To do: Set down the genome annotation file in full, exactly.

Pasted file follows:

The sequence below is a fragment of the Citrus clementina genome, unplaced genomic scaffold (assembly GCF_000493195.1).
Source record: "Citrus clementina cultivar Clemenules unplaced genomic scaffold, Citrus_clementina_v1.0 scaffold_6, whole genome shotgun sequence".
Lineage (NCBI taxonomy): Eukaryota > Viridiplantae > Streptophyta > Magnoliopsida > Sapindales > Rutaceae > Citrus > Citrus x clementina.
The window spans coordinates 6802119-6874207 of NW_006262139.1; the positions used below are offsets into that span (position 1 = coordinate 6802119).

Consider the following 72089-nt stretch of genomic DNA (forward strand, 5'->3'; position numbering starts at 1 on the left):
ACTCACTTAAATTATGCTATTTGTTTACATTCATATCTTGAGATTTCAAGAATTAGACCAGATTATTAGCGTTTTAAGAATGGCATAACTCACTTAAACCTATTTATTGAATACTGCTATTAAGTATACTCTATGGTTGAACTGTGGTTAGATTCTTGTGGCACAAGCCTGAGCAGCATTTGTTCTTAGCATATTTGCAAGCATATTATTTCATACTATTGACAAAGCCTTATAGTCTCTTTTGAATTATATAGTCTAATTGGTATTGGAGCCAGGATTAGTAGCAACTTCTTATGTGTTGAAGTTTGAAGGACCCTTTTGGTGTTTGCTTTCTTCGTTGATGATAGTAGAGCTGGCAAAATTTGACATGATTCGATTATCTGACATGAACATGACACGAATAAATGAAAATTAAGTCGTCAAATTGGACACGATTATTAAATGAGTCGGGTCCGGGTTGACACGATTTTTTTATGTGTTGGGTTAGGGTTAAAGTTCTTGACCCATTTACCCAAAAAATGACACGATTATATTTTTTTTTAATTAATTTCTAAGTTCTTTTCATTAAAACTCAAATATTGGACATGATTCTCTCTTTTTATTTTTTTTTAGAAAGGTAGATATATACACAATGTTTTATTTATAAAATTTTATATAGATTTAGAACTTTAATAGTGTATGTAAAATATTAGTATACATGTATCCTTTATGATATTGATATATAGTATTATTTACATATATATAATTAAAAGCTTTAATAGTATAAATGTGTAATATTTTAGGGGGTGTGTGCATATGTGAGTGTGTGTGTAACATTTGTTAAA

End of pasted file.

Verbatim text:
The sequence below is a fragment of the Citrus clementina genome, unplaced genomic scaffold (assembly GCF_000493195.1).
Source record: "Citrus clementina cultivar Clemenules unplaced genomic scaffold, Citrus_clementina_v1.0 scaffold_6, whole genome shotgun sequence".
Lineage (NCBI taxonomy): Eukaryota > Viridiplantae > Streptophyta > Magnoliopsida > Sapindales > Rutaceae > Citrus > Citrus x clementina.
The window spans coordinates 6802119-6874207 of NW_006262139.1; the positions used below are offsets into that span (position 1 = coordinate 6802119).

Consider the following 72089-nt stretch of genomic DNA (forward strand, 5'->3'; position numbering starts at 1 on the left):
ACTCACTTAAATTATGCTATTTGTTTACATTCATATCTTGAGATTTCAAGAATTAGACCAGATTATTAGCGTTTTAAGAATGGCATAACTCACTTAAACCTATTTATTGAATACTGCTATTAAGTATACTCTATGGTTGAACTGTGGTTAGATTCTTGTGGCACAAGCCTGAGCAGCATTTGTTCTTAGCATATTTGCAAGCATATTATTTCATACTATTGACAAAGCCTTATAGTCTCTTTTGAATTATATAGTCTAATTGGTATTGGAGCCAGGATTAGTAGCAACTTCTTATGTGTTGAAGTTTGAAGGACCCTTTTGGTGTTTGCTTTCTTCGTTGATGATAGTAGAGCTGGCAAAATTTGACATGATTCGATTATCTGACATGAACATGACACGAATAAATGAAAATTAAGTCGTCAAATTGGACACGATTATTAAATGAGTCGGGTCCGGGTTGACACGATTTTTTTATGTGTTGGGTTAGGGTTAAAGTTCTTGACCCATTTACCCAAAAAATGACACGATTATATTTTTTTTTAATTAATTTCTAAGTTCTTTTCATTAAAACTCAAATATTGGACATGATTCTCTCTTTTTATTTTTTTTTAGAAAGGTAGATATATACACAATGTTTTATTTATAAAATTTTATATAGATTTAGAACTTTAATAGTGTATGTAAAATATTAGTATACATGTATCCTTTATGATATTGATATATAGTATTATTTACATATATATAATTAAAAGCTTTAATAGTATAAATGTGTAATATTTTAGGGGGTGTGTGCATATGTGAGTGTGTGTGTAACATTTGTTAAA